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Pay and conditions - The ultimate answer?
#1
The arguments of how pay and conditions (largely for diggers) seem to go round and round with no conclusions, no action, no solutions.

We as archaeologists seem content to argue, locked in our own towers of faith. But what is the answer?

Well, in my experience, history (or the past to be more accurate) holds all the answers.

Ask yourself, how did other workers in the past solve similar problems?

How is it that say the police, or teachers, or lab technicians, engineers get a decent living wage? Can we learn from their history/example?

You don't have to look very far...try the industrial revolution on Wikipedia for a start.
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#2
Too true.... and currently BAJR is looking at a a new way to do this. with market driven rates and reward based systems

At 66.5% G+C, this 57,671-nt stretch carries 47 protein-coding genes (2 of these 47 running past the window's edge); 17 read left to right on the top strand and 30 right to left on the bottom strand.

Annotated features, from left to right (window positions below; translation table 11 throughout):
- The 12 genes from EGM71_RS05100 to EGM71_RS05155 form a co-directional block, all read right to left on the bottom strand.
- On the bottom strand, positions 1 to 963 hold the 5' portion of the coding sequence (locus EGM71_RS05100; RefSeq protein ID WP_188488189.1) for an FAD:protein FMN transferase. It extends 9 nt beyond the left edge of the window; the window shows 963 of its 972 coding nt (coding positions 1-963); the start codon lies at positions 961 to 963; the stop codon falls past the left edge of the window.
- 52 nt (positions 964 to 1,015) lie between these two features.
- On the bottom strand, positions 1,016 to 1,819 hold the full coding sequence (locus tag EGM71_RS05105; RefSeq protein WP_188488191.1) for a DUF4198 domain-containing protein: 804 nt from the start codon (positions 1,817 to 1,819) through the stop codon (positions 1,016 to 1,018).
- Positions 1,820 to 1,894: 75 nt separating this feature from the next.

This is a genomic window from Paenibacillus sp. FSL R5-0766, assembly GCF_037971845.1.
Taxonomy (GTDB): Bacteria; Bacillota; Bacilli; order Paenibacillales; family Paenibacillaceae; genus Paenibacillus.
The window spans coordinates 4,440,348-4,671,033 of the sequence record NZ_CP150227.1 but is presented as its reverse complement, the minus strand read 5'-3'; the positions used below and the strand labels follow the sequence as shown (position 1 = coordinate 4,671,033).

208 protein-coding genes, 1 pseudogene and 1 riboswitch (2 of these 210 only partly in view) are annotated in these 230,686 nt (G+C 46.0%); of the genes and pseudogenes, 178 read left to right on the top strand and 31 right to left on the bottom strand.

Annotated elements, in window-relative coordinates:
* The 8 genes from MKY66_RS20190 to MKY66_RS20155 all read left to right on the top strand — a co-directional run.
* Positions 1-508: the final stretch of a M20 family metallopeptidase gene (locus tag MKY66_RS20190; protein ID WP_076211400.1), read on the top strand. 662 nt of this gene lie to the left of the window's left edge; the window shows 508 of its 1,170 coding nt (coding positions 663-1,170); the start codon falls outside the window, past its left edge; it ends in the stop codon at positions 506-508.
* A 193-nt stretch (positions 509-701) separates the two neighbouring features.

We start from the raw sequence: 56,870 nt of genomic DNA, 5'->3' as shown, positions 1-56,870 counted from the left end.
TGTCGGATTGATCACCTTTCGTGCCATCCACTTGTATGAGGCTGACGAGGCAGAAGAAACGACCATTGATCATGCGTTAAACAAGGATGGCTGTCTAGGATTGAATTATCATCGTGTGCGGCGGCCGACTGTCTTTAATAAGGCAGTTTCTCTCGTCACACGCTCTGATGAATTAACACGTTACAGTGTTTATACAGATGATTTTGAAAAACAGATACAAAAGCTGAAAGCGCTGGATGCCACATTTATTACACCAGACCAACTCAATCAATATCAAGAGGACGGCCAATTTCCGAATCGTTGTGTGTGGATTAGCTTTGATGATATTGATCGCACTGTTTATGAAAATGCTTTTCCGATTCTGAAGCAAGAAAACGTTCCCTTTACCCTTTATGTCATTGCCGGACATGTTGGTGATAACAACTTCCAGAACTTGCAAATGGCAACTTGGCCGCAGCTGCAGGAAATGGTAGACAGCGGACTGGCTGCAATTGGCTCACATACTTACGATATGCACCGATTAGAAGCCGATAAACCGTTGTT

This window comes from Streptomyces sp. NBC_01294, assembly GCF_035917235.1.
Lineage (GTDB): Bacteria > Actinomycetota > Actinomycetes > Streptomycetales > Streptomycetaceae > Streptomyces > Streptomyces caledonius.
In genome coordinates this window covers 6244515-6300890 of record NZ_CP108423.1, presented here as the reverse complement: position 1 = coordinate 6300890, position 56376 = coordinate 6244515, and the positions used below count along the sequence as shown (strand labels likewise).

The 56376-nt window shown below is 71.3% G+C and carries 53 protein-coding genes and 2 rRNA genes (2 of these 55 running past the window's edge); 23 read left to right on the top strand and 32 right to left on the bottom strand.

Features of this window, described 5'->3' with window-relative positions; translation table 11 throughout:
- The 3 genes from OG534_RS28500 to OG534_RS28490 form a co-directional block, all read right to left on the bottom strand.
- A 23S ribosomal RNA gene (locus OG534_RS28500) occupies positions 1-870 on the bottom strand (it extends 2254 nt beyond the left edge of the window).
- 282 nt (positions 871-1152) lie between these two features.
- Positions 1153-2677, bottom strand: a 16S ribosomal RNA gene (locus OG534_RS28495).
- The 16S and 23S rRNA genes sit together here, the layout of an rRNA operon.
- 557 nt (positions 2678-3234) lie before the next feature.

THe whole basis will be good
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#3
first you have to prove you are necessary - not you your bajrness as you are very evidently necessary
If they can get you asking the wrong questions, they don't have to worry about answers
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#4
Jack Wrote:How is it that say the police, or teachers, or lab technicians, engineers get a decent living wage? Can we learn from their history/example?